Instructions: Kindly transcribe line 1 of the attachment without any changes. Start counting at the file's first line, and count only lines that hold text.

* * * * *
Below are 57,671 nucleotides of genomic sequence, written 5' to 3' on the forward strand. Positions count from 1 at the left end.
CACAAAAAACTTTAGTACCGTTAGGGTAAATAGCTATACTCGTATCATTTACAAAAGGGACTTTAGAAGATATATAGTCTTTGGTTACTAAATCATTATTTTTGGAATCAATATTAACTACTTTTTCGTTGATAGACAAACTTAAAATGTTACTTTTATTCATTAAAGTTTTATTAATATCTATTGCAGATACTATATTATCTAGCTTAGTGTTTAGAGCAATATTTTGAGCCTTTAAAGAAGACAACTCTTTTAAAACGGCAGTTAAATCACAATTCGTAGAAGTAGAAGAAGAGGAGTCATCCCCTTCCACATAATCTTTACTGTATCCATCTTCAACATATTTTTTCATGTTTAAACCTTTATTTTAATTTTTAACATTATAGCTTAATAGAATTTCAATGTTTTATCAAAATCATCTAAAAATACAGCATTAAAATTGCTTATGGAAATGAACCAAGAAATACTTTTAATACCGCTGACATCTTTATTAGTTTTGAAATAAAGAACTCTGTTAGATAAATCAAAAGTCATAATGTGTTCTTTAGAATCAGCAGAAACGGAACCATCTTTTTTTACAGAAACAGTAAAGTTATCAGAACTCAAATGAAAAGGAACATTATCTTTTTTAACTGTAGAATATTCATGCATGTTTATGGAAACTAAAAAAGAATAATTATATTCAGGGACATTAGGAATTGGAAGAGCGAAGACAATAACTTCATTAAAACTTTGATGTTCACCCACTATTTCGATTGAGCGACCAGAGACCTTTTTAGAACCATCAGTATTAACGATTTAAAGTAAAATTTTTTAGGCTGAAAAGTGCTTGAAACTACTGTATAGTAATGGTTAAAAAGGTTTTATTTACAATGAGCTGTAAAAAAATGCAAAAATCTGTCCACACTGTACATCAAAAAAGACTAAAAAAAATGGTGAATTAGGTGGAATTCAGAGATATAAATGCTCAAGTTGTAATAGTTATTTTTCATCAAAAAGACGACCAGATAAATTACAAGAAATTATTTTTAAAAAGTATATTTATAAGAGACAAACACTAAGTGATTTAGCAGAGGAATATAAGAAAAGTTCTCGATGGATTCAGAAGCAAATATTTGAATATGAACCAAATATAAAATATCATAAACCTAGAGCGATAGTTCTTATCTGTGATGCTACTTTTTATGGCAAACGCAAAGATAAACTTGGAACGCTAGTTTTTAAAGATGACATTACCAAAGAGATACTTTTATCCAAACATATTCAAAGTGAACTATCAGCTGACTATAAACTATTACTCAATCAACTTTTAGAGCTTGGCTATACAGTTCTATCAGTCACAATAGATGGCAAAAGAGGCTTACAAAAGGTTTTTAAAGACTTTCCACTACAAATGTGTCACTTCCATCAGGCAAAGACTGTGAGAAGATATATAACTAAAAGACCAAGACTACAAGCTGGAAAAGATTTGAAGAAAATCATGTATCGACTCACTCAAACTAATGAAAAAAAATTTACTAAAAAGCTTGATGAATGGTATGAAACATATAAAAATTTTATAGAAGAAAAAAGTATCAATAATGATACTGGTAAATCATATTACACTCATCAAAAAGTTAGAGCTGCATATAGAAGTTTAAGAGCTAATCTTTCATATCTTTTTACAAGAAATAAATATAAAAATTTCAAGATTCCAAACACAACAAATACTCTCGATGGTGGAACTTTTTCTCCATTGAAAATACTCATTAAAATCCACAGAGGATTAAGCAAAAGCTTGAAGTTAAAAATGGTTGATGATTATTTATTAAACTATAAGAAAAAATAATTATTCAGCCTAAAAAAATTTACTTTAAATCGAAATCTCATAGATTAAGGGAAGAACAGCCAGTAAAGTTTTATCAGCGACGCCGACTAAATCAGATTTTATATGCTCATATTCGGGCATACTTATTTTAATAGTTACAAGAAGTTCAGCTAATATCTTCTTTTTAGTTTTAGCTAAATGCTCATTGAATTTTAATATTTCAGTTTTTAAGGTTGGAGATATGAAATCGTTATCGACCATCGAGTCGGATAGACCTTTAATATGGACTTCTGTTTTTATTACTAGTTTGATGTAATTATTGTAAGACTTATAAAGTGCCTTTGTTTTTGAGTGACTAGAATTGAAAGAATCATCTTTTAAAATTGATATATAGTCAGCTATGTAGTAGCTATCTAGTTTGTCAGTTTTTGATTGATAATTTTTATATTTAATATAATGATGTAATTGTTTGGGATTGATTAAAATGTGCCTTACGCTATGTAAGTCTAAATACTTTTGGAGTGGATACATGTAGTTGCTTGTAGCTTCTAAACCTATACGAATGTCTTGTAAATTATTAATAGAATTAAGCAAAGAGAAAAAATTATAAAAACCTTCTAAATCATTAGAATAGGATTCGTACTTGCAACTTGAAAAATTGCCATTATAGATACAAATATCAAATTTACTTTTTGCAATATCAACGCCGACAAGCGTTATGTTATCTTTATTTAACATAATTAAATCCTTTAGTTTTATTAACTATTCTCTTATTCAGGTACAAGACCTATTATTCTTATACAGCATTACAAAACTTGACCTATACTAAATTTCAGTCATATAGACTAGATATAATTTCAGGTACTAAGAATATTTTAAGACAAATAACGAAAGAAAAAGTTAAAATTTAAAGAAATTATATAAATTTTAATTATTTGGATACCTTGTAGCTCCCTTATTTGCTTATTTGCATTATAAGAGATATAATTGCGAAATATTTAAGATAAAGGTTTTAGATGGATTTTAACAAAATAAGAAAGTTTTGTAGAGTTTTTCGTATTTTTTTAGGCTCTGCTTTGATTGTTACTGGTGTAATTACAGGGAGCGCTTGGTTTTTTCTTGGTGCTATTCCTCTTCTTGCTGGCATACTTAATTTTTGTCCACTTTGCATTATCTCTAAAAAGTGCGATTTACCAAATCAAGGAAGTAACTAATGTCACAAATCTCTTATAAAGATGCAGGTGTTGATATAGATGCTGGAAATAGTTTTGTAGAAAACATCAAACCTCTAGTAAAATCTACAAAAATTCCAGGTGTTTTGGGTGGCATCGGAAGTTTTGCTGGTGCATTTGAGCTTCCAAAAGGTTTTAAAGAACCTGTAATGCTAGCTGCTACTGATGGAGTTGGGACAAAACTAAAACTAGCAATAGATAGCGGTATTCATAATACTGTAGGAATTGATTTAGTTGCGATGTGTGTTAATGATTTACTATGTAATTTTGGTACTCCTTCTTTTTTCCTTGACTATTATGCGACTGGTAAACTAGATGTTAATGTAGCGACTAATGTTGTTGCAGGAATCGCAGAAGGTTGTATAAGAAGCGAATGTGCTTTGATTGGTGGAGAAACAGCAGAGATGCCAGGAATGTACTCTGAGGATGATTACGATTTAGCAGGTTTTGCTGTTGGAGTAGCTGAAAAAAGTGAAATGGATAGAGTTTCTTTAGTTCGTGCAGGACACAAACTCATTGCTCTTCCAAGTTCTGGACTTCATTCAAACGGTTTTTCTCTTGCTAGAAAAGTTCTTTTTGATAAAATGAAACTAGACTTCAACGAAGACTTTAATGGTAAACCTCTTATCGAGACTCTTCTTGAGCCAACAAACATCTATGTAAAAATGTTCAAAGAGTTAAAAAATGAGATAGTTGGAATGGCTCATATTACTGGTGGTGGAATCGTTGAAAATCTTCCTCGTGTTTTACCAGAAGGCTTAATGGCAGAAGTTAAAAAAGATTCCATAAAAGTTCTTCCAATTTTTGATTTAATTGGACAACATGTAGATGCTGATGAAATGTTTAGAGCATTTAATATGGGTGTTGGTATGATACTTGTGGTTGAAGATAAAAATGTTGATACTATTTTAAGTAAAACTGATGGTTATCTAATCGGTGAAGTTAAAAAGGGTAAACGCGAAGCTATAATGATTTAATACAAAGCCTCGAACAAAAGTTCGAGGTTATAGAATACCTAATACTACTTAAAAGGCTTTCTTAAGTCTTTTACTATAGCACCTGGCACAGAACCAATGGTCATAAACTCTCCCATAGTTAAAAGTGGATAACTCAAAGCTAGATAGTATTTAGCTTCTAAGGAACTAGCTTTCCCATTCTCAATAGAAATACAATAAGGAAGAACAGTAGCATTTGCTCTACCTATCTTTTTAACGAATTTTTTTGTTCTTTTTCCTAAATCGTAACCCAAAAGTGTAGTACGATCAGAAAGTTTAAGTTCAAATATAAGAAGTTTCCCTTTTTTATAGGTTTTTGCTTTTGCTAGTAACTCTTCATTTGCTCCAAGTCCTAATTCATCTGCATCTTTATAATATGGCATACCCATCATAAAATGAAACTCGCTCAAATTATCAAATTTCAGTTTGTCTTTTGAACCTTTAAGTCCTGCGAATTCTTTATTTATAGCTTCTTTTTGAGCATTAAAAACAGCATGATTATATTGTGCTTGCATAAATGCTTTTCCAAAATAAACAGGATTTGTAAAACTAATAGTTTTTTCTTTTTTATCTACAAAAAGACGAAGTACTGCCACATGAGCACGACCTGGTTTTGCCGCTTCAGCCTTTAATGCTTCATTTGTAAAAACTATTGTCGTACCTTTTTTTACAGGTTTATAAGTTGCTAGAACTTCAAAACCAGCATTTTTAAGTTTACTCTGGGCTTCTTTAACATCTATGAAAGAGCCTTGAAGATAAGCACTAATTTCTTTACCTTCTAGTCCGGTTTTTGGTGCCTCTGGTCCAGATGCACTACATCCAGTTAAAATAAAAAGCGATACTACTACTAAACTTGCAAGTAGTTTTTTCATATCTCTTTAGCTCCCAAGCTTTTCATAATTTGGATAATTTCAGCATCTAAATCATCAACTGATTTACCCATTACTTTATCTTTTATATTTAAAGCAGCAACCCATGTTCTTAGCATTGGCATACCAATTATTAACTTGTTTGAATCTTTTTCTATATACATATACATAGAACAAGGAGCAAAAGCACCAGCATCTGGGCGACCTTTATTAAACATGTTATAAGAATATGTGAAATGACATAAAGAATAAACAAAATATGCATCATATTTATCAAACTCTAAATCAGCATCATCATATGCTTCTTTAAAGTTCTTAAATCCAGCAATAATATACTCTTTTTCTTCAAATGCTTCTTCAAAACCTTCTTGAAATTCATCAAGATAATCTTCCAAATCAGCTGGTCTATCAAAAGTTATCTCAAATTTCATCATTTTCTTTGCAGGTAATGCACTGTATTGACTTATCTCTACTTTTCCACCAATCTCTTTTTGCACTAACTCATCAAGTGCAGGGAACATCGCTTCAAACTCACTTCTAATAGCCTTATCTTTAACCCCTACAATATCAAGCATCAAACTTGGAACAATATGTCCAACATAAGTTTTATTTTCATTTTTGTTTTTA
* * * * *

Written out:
Below are 57,671 nucleotides of genomic sequence, written 5' to 3' on the forward strand. Positions count from 1 at the left end.